Ellison’s tell-all meeting with Alameda employees ‘was kind of fun’

Caroline Ellison told most employees about Alameda’s under-the-table borrowing habits for the first time just days before the two companies filed for bankruptcy, jurors learned Thursday


Artwork by Crystal Le


Caroline Ellison has left the courthouse after three days of testimony, but her voice is still being heard. 

After a shorter-than-expected cross-examination of its star witness, the government was handed another win Thursday afternoon in Sam Bankman-Fried’s criminal trial: permission to play secretly-recorded audio from an internal Alameda Research meeting. 

“[Alameda] ended up, like, borrowing a bunch of FTX funds,” former Alameda CEO Caroline Ellison said on the recording, which was played during witness testimony Thursday afternoon. “I’m not even sure if I know exactly who was aware.” 

In the recording, Ellison was speaking from the Hong Kong office in November 2022, days before FTX and Alameda filed for bankruptcy, according to government witness Christian Drappi, a former Alameda software engineer. 

Drappi said another then-Alameda trader, one who had only worked there for three days prior to the meeting, made the recording. 

Ellison previously testified that she did host a meeting with all Alameda employees from the Hong Kong office in November 2022 where she told other employees for the first time that Alameda had taken FTX customer money to repay its loans. 

“FTX, like, basically always allowed Alameda to, like, borrow user funds,” Ellison said in the recording.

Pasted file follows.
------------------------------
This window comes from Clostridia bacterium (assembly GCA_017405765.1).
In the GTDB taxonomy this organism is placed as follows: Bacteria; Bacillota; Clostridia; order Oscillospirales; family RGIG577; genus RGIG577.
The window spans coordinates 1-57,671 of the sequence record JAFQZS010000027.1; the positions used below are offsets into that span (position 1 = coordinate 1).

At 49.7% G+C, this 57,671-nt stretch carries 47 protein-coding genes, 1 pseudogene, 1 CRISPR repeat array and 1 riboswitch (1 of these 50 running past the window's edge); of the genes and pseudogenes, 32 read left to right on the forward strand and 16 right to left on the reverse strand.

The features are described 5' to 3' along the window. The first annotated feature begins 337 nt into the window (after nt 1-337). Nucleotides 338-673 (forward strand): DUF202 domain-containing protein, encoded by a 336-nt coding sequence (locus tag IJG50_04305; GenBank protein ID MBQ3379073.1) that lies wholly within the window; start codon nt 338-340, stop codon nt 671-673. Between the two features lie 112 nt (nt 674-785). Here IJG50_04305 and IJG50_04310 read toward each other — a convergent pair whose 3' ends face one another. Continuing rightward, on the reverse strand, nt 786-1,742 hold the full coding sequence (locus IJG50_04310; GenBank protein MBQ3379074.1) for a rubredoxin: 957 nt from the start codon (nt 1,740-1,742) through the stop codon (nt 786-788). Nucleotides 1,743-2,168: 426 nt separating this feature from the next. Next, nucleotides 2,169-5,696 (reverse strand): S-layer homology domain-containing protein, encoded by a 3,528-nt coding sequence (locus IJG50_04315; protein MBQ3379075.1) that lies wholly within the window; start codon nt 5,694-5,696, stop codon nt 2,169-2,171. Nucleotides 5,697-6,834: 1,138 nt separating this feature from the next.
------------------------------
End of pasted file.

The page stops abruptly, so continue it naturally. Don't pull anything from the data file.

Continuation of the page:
Read more: White-collar defense lawyer weighs in on SBF trial: ‘If I had to place a wager…’

The prosecution asked Judge Lewis Kaplan’s permission to introduce the audio clips which were recorded during the infamous “all-hands meeting” after Ellison, who served as the government’s fifth witness across three days of testimony, left the stand for the last time Thursday afternoon. 

Sam Bankman-Fried’s attorneys and the prosecution went head-to-head to argue their stances on whether or not the recordings could be played for the record.

In the end, Kaplan opted for a slight compromise: The government could play their six clips and the defense could play one – from the same meeting – after the government. 

Drappi, who was in the room at the Hong Kong office with Ellison during the meeting, was the government’s next witness and on the stand while the recordings were played to the court. 

Drappi was heard on the recording asking Ellison if there was a “plan” on how to repay the billions Alameda had borrowed from FTX customers. Ellison, on the recording, said there had been efforts to raise outside capital. 

“Generally when a company tries to raise money… [it’s] not to try to fill a hole in the balance sheet,” Drappi said during his testimony, after the jury heard the recording. 

The defense played their selected clip, which painted Ellison’s demeanor at the time in a different light, during cross examination. 

In this final clip played to the jury, an employee is heard telling Ellison that they appreciate her transparency in coming clean about the loans Alameda received. 

“Thanks,” Ellison responded on the recording, while laughing. “I mean, it was kind of fun.” 

Bankman-Fried’s criminal trial continues in Manhattan Friday. The FTX founder faces seven charges of fraud and conspiracy.

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